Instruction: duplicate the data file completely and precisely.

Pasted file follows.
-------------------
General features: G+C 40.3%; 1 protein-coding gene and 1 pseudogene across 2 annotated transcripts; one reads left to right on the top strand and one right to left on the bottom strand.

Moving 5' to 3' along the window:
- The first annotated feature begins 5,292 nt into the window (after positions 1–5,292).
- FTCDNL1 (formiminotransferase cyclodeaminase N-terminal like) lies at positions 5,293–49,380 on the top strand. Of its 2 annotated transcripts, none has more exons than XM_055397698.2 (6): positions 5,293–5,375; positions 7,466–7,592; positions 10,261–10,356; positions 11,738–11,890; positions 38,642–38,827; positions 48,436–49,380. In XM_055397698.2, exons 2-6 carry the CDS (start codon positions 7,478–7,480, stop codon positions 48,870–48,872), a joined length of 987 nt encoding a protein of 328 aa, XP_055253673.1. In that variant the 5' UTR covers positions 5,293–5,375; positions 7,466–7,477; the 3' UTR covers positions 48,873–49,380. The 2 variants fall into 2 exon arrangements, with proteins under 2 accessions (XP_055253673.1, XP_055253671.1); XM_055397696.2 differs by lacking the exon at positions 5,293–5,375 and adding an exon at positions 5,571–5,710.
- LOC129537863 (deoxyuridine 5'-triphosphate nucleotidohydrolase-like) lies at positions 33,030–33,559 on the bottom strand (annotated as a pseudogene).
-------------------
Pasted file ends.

General features: G+C 40.3%; 1 protein-coding gene and 1 pseudogene across 2 annotated transcripts; one reads left to right on the top strand and one right to left on the bottom strand.

Moving 5' to 3' along the window:
- The first annotated feature begins 5,292 nt into the window (after positions 1–5,292).
- FTCDNL1 (formiminotransferase cyclodeaminase N-terminal like) lies at positions 5,293–49,380 on the top strand. Of its 2 annotated transcripts, none has more exons than XM_055397698.2 (6): positions 5,293–5,375; positions 7,466–7,592; positions 10,261–10,356; positions 11,738–11,890; positions 38,642–38,827; positions 48,436–49,380. In XM_055397698.2, exons 2-6 carry the CDS (start codon positions 7,478–7,480, stop codon positions 48,870–48,872), a joined length of 987 nt encoding a protein of 328 aa, XP_055253673.1. In that variant the 5' UTR covers positions 5,293–5,375; positions 7,466–7,477; the 3' UTR covers positions 48,873–49,380. The 2 variants fall into 2 exon arrangements, with proteins under 2 accessions (XP_055253673.1, XP_055253671.1); XM_055397696.2 differs by lacking the exon at positions 5,293–5,375 and adding an exon at positions 5,571–5,710.
- LOC129537863 (deoxyuridine 5'-triphosphate nucleotidohydrolase-like) lies at positions 33,030–33,559 on the bottom strand (annotated as a pseudogene).